As an undergrad student, I was actively involved in student life, clubs and held a part-time job.  When I started grad school, it was a whole new league. No one told me how many hats I would be wearing. This idiom refers to the notion where someone has different roles or tasks to perform in a particular setting. As a graduate student, not only are you a student, but a researcher, teacher, and still a member of the community at the University. There are brand new dynamics in your life such as your relationship with a supervisor, with undergraduate students, with the lecture who you are a teaching assistant for, etc. You could also be a member of a union (it was my first time as part of a Union, CUPE3902). In short, you have many tangled roles as a graduate student.

I was so overwhelmed when I first started that I seriously considered leaving my program during the first semester. I still remember when I went through the SSHRC (Social Sciences and Humanities Research Council) application process for the first time and felt I was not cut out for this place. Slowly, I found myself adjusting to this gigantic leap! The second half of my Master’s program went by much smoother. I was able to find a research project of interest, a supervisor willing to take a chance on me and a graduate community that is always willing to help me. So I decided to stay here.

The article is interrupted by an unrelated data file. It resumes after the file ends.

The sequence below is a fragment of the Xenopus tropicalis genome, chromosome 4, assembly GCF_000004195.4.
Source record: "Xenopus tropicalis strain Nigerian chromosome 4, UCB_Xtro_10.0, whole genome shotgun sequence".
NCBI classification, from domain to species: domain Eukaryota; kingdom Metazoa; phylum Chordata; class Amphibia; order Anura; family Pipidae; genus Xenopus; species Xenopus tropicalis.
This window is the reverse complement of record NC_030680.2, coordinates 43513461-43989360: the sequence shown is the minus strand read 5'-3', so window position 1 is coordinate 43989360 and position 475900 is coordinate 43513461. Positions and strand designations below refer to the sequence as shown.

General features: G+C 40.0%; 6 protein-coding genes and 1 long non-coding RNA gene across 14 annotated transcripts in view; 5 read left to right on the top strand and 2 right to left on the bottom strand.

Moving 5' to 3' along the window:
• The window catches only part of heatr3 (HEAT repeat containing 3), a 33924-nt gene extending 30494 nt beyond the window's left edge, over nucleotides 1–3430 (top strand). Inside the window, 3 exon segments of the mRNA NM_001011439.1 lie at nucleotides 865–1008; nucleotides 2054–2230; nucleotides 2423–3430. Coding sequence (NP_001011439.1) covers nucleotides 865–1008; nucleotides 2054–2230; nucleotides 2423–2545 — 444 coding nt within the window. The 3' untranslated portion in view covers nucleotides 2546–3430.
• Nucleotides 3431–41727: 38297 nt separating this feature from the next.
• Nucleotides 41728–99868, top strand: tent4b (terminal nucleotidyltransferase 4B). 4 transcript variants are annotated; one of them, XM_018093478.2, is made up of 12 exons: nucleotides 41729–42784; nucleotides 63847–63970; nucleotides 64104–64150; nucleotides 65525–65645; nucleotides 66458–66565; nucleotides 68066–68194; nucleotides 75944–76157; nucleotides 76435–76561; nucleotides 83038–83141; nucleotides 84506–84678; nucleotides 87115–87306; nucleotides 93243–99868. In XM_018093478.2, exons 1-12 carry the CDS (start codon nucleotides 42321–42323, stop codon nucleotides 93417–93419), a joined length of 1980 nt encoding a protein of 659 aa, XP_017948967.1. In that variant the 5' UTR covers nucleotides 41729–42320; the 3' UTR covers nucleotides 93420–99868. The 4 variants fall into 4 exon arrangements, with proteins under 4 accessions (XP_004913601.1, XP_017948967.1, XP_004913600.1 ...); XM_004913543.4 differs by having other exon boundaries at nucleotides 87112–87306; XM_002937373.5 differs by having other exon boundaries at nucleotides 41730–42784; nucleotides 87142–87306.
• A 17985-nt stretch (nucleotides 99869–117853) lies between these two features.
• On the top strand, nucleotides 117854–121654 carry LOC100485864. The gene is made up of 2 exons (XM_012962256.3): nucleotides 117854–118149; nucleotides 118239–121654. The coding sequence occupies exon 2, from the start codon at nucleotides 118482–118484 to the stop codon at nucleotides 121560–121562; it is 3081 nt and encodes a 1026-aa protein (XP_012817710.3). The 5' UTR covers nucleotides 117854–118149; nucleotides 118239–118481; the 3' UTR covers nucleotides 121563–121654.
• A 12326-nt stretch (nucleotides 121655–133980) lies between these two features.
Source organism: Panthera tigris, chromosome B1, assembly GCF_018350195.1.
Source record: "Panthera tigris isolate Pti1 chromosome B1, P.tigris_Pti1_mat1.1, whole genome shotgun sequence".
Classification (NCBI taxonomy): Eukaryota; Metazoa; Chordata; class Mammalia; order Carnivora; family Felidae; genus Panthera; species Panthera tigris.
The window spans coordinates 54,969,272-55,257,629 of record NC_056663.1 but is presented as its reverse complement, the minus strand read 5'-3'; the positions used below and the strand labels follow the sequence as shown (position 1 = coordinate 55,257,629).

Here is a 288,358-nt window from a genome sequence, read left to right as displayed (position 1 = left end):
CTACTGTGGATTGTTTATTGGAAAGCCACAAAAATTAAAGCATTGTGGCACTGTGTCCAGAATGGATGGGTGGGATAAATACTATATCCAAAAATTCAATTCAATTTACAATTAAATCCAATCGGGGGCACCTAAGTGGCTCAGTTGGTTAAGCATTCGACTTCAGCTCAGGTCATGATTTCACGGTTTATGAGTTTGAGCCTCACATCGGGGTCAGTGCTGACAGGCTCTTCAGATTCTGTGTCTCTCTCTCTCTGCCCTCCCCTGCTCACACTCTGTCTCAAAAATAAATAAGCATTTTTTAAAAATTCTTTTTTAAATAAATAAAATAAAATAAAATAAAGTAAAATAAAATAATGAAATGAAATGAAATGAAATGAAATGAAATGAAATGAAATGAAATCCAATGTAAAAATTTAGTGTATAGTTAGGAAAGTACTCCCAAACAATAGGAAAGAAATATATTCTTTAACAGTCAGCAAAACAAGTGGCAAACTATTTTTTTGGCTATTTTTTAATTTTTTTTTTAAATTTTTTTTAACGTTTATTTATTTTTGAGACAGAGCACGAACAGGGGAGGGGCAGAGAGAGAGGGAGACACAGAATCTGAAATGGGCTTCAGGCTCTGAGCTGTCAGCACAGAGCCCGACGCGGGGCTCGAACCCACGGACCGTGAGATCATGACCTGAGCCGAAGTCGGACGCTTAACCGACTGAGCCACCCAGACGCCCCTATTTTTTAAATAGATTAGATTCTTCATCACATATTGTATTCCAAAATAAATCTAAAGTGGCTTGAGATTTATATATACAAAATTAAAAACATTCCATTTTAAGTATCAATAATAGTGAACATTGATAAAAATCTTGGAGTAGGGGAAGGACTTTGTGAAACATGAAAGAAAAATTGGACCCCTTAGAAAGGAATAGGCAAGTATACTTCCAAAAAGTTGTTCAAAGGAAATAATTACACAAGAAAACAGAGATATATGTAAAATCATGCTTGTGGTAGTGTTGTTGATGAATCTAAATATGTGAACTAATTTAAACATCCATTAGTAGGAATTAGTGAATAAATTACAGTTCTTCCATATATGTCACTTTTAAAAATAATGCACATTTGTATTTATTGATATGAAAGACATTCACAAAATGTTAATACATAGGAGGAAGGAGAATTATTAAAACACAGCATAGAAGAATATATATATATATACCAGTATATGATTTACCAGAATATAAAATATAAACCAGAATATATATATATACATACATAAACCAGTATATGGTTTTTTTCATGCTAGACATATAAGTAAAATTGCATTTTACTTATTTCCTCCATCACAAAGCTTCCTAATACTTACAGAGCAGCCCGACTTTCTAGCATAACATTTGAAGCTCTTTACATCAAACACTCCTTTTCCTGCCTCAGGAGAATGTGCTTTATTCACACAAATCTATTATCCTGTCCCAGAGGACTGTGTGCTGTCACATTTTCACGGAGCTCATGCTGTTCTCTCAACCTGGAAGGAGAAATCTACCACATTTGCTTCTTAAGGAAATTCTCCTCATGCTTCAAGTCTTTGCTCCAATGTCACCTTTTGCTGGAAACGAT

gradlife6I just completed the first year of my PhD. I can now say with certainty that my research project focuses on the reception of Darwinism in India during the late 19th century. Though it’s been a crazy journey, I would not be here if I did not have help along the way. I would absolutely like to thank the IHPST for taking me in and helping me out. I am also affiliated with the Centre for South Asian Studies, which has provided me with another community on campus. So I leave you here with some advice I have compiled along the way. I hope it helps you while you figure out which hats you have to wear.

  • Ask Questions Early

The more you know about your program, the better. Talk to the school of graduate studies, the program administrator, and the graduate chair of your department. Get to know what expectations are and what standards you will be expected to meet to maintain your status in your program.

  • Get in Contact with Upper-Year Students